Short-tailed albatross chicks moved because of volcano danger


Phoebastria albatrus, short-tailed albatross

From BirdLife:

Short-tailed Albatross chicks moved out of the shadow of the volcano

12-03-2008

Ten Short-tailed Albatross Phoebastria albatrus chicks have been moved by helicopter, from their current stronghold on Torishima Island to the site of a former colony 350 km to the South-east.

The potential for future volcanic events on Torishima is among the most serious threats to this Vulnerable species. Currently, 80-85% of the world population breeds on a highly erodible slope on the outwash plain from the caldera of an active volcano. Monsoons send torrents of ash-laden water down this slope across the colony site. A volcanic eruption could also send lava, ash or poisonous gases through the colony.

The translocation site, Mukojima, part of Japan’s Bonin Islands (and administratively part of the Metropolis of Tokyo), is non-volcanic. Short-tailed Albatross bred here at least until the 1920s.

“Establishing viable breeding colonies in other safer locations is paramount to ensuring the survival and recovery of the Short-tailed Albatross”, said Judy Jacobs of the US Fish and Wildlife Service, which has worked on the translocation of the albatross chicks with staff from the Yamashina Institute for Ornithology, and other Japanese and US organisations which together form the Short-tailed Albatross Recovery Team (START).

The ten chicks had reached the “post-guard” state, when parents leave them alone for increasing periods, but were still some three months away from fledging. “The key assumption to this approach is that geographic imprinting on the nesting island occurs after this time; chicks that fledge from a translocation site will return to breed at their fledging site, not their hatching site”, Kiyoaki Ozaki explained.

START personnel, who hand-reared Laysan and Black-footed Albatross Phoebastria nigripes chicks in preparation for this project, will spend the next three months feeding the chicks, before they take wing and head out to sea. It will be five years before they reach sexual maturity and are ready to return to breed.

Satellite tracking albatrosses to discover where they range across fishing grounds: here.

The Parties to the Agreement on the Conservation of Albatrosses and Petrels (ACAP) have added the three North Pacific species of albatross, Short-tailed Albatross Phoebastria albatrus, Laysan Albatross Phoebastria immutabilis and Black-footed Albatross Phoebastria nigripes to Annex 1 of the Agreement: here.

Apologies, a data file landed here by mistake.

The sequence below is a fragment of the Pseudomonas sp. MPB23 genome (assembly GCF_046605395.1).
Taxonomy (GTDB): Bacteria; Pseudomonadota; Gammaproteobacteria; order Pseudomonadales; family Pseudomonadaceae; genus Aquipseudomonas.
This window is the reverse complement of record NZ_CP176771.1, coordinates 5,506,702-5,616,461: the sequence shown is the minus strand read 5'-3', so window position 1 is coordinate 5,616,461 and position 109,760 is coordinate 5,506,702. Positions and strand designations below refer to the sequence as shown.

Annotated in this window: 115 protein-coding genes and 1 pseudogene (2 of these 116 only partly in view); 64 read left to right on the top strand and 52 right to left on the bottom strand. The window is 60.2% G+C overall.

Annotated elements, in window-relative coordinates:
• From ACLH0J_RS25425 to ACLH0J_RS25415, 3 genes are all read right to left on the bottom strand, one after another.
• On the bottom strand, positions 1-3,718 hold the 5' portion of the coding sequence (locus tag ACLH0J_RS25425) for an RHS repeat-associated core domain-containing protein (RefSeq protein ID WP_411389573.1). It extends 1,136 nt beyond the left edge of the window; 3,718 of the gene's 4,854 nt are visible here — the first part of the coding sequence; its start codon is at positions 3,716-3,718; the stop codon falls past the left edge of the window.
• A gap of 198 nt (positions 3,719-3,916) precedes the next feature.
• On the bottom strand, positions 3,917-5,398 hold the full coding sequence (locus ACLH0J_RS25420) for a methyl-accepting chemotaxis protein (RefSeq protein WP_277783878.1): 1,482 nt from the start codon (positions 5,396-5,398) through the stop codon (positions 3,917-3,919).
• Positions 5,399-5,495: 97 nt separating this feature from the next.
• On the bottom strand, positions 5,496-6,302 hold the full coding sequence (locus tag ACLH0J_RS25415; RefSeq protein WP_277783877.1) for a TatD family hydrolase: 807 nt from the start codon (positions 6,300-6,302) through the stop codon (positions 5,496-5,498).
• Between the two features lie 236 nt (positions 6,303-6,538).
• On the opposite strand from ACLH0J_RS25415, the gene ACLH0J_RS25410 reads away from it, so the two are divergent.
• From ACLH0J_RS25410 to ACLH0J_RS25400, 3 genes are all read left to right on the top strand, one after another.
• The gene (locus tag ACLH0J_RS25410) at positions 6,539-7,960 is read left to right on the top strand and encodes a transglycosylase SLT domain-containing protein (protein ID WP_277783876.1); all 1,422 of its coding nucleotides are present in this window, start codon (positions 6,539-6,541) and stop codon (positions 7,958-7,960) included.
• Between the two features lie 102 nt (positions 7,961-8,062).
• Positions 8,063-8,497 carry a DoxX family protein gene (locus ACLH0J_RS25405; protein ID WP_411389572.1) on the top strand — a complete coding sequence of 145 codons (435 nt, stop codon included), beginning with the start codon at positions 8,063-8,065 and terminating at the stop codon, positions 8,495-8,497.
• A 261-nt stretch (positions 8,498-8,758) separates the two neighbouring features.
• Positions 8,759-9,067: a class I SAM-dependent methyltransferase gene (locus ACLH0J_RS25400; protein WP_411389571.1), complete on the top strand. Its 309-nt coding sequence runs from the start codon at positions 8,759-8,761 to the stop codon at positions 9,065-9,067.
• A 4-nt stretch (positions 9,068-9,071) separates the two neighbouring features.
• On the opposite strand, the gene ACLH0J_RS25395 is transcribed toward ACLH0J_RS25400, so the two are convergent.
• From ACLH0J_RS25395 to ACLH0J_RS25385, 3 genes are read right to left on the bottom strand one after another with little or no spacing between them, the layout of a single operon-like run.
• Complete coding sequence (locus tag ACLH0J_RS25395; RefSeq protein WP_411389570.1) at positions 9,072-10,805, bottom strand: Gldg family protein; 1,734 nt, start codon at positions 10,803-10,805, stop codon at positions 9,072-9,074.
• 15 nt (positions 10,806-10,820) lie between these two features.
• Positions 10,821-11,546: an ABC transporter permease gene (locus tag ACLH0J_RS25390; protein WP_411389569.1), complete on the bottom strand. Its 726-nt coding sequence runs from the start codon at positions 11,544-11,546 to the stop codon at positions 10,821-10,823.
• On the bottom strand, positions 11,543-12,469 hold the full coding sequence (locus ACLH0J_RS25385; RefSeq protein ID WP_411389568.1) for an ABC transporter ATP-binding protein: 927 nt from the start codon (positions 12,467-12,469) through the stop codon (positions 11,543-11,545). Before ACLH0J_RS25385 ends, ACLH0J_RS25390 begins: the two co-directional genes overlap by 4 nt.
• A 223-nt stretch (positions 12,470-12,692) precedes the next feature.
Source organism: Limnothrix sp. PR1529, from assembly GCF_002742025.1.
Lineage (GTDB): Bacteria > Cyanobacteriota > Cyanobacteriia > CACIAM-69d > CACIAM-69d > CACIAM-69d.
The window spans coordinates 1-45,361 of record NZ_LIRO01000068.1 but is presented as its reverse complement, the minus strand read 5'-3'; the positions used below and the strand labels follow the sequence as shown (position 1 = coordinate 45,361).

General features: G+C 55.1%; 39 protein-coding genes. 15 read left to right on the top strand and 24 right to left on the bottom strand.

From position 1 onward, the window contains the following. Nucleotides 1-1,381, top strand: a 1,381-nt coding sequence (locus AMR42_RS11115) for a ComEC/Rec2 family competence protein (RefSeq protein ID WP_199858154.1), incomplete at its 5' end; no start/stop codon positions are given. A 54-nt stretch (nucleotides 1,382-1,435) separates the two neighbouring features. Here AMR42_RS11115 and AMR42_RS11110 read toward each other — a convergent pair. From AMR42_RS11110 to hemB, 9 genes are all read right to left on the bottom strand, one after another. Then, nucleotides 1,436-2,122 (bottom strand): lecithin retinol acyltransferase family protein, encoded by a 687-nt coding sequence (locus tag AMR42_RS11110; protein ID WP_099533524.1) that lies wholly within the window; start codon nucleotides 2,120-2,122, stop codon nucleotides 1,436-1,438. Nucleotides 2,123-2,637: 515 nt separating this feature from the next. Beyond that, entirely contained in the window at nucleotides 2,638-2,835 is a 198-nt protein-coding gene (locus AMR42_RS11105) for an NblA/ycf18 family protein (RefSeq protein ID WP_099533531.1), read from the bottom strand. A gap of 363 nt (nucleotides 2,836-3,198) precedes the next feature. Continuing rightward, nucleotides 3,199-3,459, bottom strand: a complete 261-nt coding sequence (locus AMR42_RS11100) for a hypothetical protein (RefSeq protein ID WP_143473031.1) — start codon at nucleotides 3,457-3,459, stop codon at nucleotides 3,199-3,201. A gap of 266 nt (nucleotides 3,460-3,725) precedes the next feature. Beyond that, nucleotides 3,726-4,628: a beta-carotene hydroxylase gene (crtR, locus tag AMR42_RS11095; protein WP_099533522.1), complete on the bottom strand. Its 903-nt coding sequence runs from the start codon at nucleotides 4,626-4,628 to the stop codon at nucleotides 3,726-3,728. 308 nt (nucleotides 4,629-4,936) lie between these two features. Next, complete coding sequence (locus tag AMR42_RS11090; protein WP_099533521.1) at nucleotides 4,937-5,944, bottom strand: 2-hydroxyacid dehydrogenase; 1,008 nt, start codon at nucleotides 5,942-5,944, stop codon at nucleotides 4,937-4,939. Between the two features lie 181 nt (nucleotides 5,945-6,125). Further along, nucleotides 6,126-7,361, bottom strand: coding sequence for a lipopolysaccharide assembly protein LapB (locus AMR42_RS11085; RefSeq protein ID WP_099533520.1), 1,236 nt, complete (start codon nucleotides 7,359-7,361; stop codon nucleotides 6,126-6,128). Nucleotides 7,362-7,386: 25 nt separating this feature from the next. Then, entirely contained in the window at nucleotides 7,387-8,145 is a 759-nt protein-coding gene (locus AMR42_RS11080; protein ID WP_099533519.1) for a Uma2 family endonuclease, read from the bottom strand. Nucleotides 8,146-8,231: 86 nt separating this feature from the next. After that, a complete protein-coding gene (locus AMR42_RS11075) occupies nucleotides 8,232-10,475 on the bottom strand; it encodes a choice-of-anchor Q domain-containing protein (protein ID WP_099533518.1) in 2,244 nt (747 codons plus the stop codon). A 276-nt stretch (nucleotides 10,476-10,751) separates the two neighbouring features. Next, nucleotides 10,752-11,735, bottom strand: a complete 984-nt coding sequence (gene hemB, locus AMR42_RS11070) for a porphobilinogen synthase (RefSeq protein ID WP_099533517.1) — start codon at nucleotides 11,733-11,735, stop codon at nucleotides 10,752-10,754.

Japan breeding program aims to save rare albatross: here.

The endangered short-tailed albatross is breeding in the Ogasawara Islands south of Tokyo for the first time since the end of the war. The finding on Nakodo Island, announced Thursday by the Environment Ministry, the Tokyo Metropolitan Government and the Yamashina Institute for Ornithology, is considered significant for a species that once faced the threat of extinction: here.

7 thoughts on “Short-tailed albatross chicks moved because of volcano danger

  1. Pingback: Japanese murrelet discovery | Dear Kitty. Some blog

  2. Pingback: Short-tailed albatross chick on Midway again | Dear Kitty. Some blog

  3. Pingback: New albatross species discovered | Dear Kitty. Some blog

  4. Pingback: Birds bathing, drinking in Spain | Dear Kitty. Some blog

  5. Pingback: Japanese seabird conservation | Dear Kitty. Some blog

  6. Pingback: Antarctic Deception Island, penguins and volcano | Dear Kitty. Some blog

Leave a Reply

Fill in your details below or click an icon to log in:

WordPress.com Logo

You are commenting using your WordPress.com account. Log Out /  Change )

Google photo

You are commenting using your Google account. Log Out /  Change )

Twitter picture

You are commenting using your Twitter account. Log Out /  Change )

Facebook photo

You are commenting using your Facebook account. Log Out /  Change )

Connecting to %s

This site uses Akismet to reduce spam. Learn how your comment data is processed.